So…I’ve seen a lot of big fish over the years. Big steelhead over 20lbs, Kings, well all the salmon species, pike, musky, bass, carp, multiple trout species, even walleye perch, sunfish, and other panfish. I’ve got some big ones.
But let’s talk about cutties.
I’ve got some big ones. Out of lots of places. Specically let’s talk about Westslopes. Not known for getting super huge, westlope cutthroat are a very interesting trout. They are unlike other trout and when they get larger they become something very special. They use their camouflage, lateral line, speed, and vast range to survive. On the Joe, where these wild westies have literally hundreds of miles of water to range through seeing a big one is still rare.
Well…I seened one.
I was fishing up high on the Joe. I’ll keep the exact spot to myself but the adventurous angler can find the spot way above Avery. It’s a big fish place. Big rapids, canyon walls, deep underwater trench with boulders some as big as a house. This place is loaded with trout, as is the whole river, but this place in particular has some rather large cutties in it.
I was dry fly fishing. Small size 16 bow dry. I hooked a nice 15 inch cutty. As I was bringing it in…a leviathan from the depths slowly came towards the struggling trout I had tricked and then hit it…hard. Bending the rod. It happened about 30 feet from me. I thought…holy hell that was a decent sized bull trout giving me a slap. Something that is common with bulls…hitting a trout already hooked. I landed a smaller bull on Rock Creek MT in a similar encounter with a 8 inch trout.
My heart raced. I couldn’t believe I saw a bulltrout. I landed the 15 inch cutty and recasted to other rising trout. Hoping I’d see the big trout again and maybe give me a chance to target it with a streamer.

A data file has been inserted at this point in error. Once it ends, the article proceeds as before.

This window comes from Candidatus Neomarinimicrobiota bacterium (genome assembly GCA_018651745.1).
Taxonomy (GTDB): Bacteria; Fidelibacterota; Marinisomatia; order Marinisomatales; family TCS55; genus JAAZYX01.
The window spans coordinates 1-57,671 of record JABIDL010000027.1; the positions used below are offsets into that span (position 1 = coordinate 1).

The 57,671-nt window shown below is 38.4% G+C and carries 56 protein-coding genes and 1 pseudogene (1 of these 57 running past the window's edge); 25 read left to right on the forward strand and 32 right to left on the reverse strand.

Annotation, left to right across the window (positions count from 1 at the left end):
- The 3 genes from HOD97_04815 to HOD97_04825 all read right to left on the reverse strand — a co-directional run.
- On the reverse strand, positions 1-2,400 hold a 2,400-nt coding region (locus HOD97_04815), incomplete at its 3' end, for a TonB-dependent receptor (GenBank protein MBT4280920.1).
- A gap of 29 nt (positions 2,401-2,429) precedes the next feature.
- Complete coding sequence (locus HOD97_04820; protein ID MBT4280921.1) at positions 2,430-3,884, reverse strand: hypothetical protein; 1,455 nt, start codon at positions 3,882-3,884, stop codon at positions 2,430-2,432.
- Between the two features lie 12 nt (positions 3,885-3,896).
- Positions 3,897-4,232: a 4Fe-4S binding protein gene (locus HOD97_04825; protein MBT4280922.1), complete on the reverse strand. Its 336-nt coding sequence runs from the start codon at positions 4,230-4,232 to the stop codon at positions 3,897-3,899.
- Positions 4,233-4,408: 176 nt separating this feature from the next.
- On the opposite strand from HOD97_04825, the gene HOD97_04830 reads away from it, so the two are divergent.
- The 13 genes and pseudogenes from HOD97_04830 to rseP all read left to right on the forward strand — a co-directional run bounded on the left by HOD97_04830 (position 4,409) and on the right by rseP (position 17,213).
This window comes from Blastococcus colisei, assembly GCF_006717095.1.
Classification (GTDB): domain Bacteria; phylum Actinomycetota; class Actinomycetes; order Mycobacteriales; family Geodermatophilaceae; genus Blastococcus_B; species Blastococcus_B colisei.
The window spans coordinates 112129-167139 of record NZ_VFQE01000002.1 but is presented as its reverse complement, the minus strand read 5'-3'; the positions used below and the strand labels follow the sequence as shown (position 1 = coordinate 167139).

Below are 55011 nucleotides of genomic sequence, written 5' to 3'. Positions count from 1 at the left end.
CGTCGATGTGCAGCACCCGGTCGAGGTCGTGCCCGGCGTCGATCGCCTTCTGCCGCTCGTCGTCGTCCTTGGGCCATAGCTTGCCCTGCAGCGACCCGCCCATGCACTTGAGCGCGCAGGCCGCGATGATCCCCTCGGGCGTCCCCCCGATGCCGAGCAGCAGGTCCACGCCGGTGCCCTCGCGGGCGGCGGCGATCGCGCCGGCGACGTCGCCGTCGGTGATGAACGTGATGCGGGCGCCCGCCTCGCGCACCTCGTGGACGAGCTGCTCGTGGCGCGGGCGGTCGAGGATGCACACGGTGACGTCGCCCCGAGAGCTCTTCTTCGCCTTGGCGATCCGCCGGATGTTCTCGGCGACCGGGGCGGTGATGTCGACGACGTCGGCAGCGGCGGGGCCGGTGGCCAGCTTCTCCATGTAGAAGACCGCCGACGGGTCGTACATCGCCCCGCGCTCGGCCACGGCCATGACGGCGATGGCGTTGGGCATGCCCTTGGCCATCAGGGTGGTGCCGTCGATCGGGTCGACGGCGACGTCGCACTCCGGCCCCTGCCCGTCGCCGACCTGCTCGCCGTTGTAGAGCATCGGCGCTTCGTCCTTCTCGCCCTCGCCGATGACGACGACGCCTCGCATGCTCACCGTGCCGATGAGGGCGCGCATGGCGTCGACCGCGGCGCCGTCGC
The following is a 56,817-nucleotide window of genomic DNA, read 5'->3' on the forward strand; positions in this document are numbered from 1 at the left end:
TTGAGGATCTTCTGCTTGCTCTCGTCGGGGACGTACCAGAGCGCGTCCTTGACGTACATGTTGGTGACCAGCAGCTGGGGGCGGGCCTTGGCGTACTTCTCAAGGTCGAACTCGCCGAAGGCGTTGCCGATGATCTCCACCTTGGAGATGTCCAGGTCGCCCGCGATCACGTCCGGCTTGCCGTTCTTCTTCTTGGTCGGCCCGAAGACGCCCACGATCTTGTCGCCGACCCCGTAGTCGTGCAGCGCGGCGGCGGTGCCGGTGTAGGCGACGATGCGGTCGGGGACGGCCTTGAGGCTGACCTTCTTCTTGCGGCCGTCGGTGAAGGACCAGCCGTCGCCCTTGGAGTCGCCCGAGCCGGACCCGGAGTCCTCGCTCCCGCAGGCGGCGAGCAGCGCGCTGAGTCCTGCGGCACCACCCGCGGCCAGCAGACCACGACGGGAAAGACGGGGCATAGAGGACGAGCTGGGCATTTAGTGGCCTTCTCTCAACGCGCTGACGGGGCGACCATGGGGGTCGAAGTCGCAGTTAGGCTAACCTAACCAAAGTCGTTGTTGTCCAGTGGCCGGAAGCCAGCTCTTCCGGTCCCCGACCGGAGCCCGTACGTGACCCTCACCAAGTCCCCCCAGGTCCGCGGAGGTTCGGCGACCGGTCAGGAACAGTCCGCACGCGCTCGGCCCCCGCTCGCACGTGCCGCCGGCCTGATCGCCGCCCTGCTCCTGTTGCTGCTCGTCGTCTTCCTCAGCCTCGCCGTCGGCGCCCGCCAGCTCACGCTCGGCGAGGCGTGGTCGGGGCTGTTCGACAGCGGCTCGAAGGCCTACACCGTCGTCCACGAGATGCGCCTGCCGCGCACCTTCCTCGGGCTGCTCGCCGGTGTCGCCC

I hooked another good sized cutty on the dry. As I was bringing it in this large trout was back, this time much more aggressive. It chased the fish in all the way to my feet. Literally could have kicked the fish in the head. But when it got close enough to really see…I realized it wasnt a bulltrout.
It was one of the biggest Westslope Cutthroat Trout I have ever seen. Over 2 ft of trout easy. It came right to me, insane ita insanely pink gill plate, its orange and red belly, and when it took a swipe at the smaller trout I had hooked, literally at my feet, I saw those bright orange cutts flash. It cared very little that I was standing there. When I landed the fish it hung out within a rod length and chased the smaller trout after I released it
Now…I’ve seen some big fish…this fish was massive…to the point I thought it was a bulltrout. 2 foot cutties are super rare. At least of the westslope variety.
I switched to a streamer. I swung and stripped theee different patterns. The big trout only showed interest in the double sparkle minnow…it gave it a chase before diving to the depths never to be seen again.
I still am having dreams about this fish. Just to have seen such a large westie is a special thing. To land one like the one I saw would be a once in alifetime experience. I know they are up there. Big old cutties, in the 5-7 year old range. Spawned a time or two, ranged hundreds of miles over their life history, survived predators, droughts, warm water, anglers, and more to become one of the gnarliest of Clarkii’s.
Spending as much time as I do riverside, I’ve seen a lot of crazy shit when it comes to wildlife…seeing that trout reignited something in me. That desire to know more, to see more, to experience more. There are trout out there that hold secrets, have history, have lessons to learn from…to have seen it was humbling. Such an impressive animal, just to see, in a time where wildlife, public lands, and the very planet seem under attack…its moments like this one involving a truly amazing and rare creature of the earth…that one can see why they are so important. Because if trout like that can still survive and pass on to the next generation…then there is still hope.
Big fish stir something inside most anglers. For me it’s that deep founded passion within. It brings it up. All the things a trout like that has had to go through just to survive boggles the mind. And having the ability to see, and be a part of its world is precious and should never be taken for granted. For when we stop seeing those trout…we know…that we are on a path that may never allow us to see them again.
Just some thoughts on what happens when I see and meet trout that literally scare the shit out of me.